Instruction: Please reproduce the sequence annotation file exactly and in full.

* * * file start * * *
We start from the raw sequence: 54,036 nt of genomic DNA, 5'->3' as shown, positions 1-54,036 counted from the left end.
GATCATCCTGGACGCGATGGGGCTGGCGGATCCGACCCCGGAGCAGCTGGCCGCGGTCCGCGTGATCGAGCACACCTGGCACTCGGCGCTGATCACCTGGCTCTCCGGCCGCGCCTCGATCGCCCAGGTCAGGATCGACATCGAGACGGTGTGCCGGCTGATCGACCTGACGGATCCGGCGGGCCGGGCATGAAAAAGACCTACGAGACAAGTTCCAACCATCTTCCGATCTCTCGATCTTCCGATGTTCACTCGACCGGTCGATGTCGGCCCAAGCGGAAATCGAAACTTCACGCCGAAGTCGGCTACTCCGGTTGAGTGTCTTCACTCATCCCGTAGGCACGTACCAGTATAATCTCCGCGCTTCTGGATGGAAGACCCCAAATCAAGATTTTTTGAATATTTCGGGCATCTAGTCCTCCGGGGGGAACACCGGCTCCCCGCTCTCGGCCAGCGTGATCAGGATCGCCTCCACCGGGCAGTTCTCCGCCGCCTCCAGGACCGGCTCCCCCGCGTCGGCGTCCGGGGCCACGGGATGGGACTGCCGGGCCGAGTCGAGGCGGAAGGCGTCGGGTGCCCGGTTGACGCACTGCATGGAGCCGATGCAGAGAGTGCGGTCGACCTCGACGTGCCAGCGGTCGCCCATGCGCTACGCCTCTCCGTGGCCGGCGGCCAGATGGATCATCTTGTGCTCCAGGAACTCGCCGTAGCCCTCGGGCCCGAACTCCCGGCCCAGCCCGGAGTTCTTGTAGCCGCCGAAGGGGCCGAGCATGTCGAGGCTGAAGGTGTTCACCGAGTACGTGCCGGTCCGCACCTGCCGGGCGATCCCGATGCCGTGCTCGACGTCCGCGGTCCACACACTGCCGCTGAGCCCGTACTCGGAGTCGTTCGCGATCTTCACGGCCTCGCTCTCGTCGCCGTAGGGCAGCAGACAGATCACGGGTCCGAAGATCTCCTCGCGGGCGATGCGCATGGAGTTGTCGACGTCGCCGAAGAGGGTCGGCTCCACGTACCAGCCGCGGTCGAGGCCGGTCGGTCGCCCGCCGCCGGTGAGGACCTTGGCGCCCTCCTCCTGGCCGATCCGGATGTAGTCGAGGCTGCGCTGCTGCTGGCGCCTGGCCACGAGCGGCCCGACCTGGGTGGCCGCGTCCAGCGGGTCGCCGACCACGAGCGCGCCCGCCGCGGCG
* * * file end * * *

We start from the raw sequence: 54,036 nt of genomic DNA, 5'->3' as shown, positions 1-54,036 counted from the left end.
GATCATCCTGGACGCGATGGGGCTGGCGGATCCGACCCCGGAGCAGCTGGCCGCGGTCCGCGTGATCGAGCACACCTGGCACTCGGCGCTGATCACCTGGCTCTCCGGCCGCGCCTCGATCGCCCAGGTCAGGATCGACATCGAGACGGTGTGCCGGCTGATCGACCTGACGGATCCGGCGGGCCGGGCATGAAAAAGACCTACGAGACAAGTTCCAACCATCTTCCGATCTCTCGATCTTCCGATGTTCACTCGACCGGTCGATGTCGGCCCAAGCGGAAATCGAAACTTCACGCCGAAGTCGGCTACTCCGGTTGAGTGTCTTCACTCATCCCGTAGGCACGTACCAGTATAATCTCCGCGCTTCTGGATGGAAGACCCCAAATCAAGATTTTTTGAATATTTCGGGCATCTAGTCCTCCGGGGGGAACACCGGCTCCCCGCTCTCGGCCAGCGTGATCAGGATCGCCTCCACCGGGCAGTTCTCCGCCGCCTCCAGGACCGGCTCCCCCGCGTCGGCGTCCGGGGCCACGGGATGGGACTGCCGGGCCGAGTCGAGGCGGAAGGCGTCGGGTGCCCGGTTGACGCACTGCATGGAGCCGATGCAGAGAGTGCGGTCGACCTCGACGTGCCAGCGGTCGCCCATGCGCTACGCCTCTCCGTGGCCGGCGGCCAGATGGATCATCTTGTGCTCCAGGAACTCGCCGTAGCCCTCGGGCCCGAACTCCCGGCCCAGCCCGGAGTTCTTGTAGCCGCCGAAGGGGCCGAGCATGTCGAGGCTGAAGGTGTTCACCGAGTACGTGCCGGTCCGCACCTGCCGGGCGATCCCGATGCCGTGCTCGACGTCCGCGGTCCACACACTGCCGCTGAGCCCGTACTCGGAGTCGTTCGCGATCTTCACGGCCTCGCTCTCGTCGCCGTAGGGCAGCAGACAGATCACGGGTCCGAAGATCTCCTCGCGGGCGATGCGCATGGAGTTGTCGACGTCGCCGAAGAGGGTCGGCTCCACGTACCAGCCGCGGTCGAGGCCGGTCGGTCGCCCGCCGCCGGTGAGGACCTTGGCGCCCTCCTCCTGGCCGATCCGGATGTAGTCGAGGCTGCGCTGCTGCTGGCGCCTGGCCACGAGCGGCCCGACCTGGGTGGCCGCGTCCAGCGGGTCGCCGACCACGAGCGCGCCCGCCGCGGCG